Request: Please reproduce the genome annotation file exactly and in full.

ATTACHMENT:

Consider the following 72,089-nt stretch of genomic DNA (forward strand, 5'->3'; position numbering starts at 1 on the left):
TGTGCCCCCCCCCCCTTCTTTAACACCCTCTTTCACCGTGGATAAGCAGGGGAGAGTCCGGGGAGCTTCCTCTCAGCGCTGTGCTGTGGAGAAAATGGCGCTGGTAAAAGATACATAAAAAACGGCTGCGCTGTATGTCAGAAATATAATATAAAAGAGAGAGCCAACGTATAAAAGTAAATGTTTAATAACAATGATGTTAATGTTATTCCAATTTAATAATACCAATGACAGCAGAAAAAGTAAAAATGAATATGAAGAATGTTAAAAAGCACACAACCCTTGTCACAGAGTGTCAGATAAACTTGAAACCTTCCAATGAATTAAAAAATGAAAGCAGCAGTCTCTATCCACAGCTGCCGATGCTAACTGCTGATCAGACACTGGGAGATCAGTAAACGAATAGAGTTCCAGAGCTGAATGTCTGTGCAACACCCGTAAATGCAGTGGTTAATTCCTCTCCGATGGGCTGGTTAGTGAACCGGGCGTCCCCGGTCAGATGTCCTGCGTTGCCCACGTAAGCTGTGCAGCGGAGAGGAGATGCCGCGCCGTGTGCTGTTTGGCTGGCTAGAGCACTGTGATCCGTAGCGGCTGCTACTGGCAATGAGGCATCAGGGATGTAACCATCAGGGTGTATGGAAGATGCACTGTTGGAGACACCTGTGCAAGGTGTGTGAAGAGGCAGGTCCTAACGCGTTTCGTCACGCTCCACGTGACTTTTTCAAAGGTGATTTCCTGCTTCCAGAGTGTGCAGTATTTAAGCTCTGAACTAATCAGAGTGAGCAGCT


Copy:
Consider the following 72,089-nt stretch of genomic DNA (forward strand, 5'->3'; position numbering starts at 1 on the left):
TGTGCCCCCCCCCCCTTCTTTAACACCCTCTTTCACCGTGGATAAGCAGGGGAGAGTCCGGGGAGCTTCCTCTCAGCGCTGTGCTGTGGAGAAAATGGCGCTGGTAAAAGATACATAAAAAACGGCTGCGCTGTATGTCAGAAATATAATATAAAAGAGAGAGCCAACGTATAAAAGTAAATGTTTAATAACAATGATGTTAATGTTATTCCAATTTAATAATACCAATGACAGCAGAAAAAGTAAAAATGAATATGAAGAATGTTAAAAAGCACACAACCCTTGTCACAGAGTGTCAGATAAACTTGAAACCTTCCAATGAATTAAAAAATGAAAGCAGCAGTCTCTATCCACAGCTGCCGATGCTAACTGCTGATCAGACACTGGGAGATCAGTAAACGAATAGAGTTCCAGAGCTGAATGTCTGTGCAACACCCGTAAATGCAGTGGTTAATTCCTCTCCGATGGGCTGGTTAGTGAACCGGGCGTCCCCGGTCAGATGTCCTGCGTTGCCCACGTAAGCTGTGCAGCGGAGAGGAGATGCCGCGCCGTGTGCTGTTTGGCTGGCTAGAGCACTGTGATCCGTAGCGGCTGCTACTGGCAATGAGGCATCAGGGATGTAACCATCAGGGTGTATGGAAGATGCACTGTTGGAGACACCTGTGCAAGGTGTGTGAAGAGGCAGGTCCTAACGCGTTTCGTCACGCTCCACGTGACTTTTTCAAAGGTGATTTCCTGCTTCCAGAGTGTGCAGTATTTAAGCTCTGAACTAATCAGAGTGAGCAGCT